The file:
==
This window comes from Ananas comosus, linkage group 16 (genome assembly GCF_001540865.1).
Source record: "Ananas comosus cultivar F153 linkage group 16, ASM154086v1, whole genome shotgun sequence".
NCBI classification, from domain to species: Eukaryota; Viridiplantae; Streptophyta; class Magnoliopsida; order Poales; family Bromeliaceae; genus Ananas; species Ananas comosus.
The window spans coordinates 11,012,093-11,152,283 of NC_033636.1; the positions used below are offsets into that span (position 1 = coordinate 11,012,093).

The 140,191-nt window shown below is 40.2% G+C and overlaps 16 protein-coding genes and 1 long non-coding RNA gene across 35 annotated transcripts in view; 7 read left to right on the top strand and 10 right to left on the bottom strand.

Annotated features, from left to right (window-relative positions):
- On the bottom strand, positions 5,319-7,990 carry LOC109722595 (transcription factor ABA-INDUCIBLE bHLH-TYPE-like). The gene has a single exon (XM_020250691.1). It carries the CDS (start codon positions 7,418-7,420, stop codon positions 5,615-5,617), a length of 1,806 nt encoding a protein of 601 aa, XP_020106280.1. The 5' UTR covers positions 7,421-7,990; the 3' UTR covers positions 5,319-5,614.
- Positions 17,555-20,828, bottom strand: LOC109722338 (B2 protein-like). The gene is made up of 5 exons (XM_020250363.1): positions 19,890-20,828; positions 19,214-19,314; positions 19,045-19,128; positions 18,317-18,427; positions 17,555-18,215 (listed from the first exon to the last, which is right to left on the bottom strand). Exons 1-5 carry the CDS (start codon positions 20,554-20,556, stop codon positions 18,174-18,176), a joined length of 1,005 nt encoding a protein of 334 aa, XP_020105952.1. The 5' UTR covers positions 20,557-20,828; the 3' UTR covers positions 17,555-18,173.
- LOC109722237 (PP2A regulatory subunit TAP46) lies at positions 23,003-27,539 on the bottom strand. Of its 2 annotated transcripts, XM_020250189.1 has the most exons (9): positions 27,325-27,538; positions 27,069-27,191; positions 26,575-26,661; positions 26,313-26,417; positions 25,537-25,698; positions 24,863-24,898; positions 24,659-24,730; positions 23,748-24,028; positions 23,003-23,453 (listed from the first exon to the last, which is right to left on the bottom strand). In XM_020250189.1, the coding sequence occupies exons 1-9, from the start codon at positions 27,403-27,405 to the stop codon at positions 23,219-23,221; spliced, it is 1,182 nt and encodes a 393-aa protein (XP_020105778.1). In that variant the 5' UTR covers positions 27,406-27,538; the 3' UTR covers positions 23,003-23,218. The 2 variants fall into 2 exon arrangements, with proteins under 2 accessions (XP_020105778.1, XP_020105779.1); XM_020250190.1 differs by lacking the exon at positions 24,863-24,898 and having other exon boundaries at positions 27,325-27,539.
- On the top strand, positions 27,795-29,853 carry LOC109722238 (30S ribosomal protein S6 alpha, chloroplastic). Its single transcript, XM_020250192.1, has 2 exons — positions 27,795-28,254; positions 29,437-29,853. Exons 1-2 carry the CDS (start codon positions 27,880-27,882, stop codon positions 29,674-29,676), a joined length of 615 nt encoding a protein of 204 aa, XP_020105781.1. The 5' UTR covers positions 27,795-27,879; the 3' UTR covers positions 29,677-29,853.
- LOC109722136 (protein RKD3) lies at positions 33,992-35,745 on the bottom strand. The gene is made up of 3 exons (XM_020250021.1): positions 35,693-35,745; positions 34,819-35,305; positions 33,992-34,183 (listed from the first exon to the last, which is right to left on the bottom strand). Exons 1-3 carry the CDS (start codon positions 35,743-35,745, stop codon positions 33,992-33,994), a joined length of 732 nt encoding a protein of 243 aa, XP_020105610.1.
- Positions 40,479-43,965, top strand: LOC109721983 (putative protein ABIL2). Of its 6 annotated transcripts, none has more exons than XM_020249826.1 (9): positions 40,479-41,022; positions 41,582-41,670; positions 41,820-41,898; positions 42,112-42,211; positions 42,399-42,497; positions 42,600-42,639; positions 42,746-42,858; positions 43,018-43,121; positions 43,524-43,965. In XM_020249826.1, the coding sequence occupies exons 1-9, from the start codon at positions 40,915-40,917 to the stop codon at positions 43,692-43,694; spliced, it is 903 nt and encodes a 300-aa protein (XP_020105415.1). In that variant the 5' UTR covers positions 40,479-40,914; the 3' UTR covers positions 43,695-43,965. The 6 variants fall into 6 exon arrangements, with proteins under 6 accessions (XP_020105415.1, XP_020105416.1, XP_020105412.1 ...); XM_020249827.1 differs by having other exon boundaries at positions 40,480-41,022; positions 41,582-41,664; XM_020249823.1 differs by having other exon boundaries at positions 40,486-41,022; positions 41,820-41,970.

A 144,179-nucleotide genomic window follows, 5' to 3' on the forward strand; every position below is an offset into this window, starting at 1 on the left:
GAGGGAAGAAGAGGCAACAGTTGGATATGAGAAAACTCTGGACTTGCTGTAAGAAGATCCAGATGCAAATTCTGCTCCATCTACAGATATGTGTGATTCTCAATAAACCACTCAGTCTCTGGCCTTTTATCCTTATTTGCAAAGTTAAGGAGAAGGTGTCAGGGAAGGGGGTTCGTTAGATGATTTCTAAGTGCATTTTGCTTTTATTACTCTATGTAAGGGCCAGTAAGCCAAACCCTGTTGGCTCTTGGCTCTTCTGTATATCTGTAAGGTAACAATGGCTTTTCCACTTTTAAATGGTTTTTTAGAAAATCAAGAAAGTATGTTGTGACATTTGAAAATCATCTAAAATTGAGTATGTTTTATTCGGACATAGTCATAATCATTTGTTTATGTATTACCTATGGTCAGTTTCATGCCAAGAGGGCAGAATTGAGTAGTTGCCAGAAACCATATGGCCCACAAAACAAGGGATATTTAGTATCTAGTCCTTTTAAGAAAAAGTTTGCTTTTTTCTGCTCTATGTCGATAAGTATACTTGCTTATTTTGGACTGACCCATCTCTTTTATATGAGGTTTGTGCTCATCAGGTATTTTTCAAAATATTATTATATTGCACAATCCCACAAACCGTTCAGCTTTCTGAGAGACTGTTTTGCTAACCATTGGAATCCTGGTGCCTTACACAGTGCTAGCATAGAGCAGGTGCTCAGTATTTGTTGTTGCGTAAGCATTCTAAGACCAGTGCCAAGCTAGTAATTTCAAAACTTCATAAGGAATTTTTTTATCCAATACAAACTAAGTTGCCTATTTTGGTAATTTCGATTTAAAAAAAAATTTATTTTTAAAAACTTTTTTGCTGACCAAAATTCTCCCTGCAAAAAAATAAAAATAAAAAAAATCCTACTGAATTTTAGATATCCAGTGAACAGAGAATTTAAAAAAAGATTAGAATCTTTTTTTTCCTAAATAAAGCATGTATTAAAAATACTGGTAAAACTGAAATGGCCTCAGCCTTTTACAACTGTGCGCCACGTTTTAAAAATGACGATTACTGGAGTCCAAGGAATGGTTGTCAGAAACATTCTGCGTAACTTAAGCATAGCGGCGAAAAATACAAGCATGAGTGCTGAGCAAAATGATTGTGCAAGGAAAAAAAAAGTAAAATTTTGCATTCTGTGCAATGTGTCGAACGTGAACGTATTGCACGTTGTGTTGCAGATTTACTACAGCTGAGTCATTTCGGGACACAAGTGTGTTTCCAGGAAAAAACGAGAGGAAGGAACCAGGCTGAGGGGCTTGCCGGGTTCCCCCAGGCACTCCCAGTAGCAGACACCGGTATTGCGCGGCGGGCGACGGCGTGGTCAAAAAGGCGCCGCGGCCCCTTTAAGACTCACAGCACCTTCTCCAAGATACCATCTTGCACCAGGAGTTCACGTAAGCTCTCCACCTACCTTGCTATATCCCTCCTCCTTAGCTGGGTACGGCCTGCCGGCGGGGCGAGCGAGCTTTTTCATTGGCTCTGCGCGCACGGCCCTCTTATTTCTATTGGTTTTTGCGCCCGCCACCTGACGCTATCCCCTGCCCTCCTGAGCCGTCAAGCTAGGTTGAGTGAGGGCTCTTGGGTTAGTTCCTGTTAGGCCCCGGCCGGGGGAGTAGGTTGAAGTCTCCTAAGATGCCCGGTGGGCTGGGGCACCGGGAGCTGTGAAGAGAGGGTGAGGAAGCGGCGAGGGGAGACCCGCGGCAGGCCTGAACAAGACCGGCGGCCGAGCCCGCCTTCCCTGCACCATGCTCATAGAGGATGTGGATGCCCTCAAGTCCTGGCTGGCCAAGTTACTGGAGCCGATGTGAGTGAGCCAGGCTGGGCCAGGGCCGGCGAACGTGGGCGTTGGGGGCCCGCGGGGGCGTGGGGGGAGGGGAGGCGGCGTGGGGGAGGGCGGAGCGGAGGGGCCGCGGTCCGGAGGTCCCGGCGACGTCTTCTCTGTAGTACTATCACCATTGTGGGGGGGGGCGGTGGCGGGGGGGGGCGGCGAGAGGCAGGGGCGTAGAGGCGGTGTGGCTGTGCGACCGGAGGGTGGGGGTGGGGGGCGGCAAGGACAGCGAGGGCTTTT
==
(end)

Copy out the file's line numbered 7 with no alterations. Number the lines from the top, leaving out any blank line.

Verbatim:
- On the bottom strand, positions 5,319-7,990 carry LOC109722595 (transcription factor ABA-INDUCIBLE bHLH-TYPE-like). The gene has a single exon (XM_020250691.1). It carries the CDS (start codon positions 7,418-7,420, stop codon positions 5,615-5,617), a length of 1,806 nt encoding a protein of 601 aa, XP_020106280.1. The 5' UTR covers positions 7,421-7,990; the 3' UTR covers positions 5,319-5,614.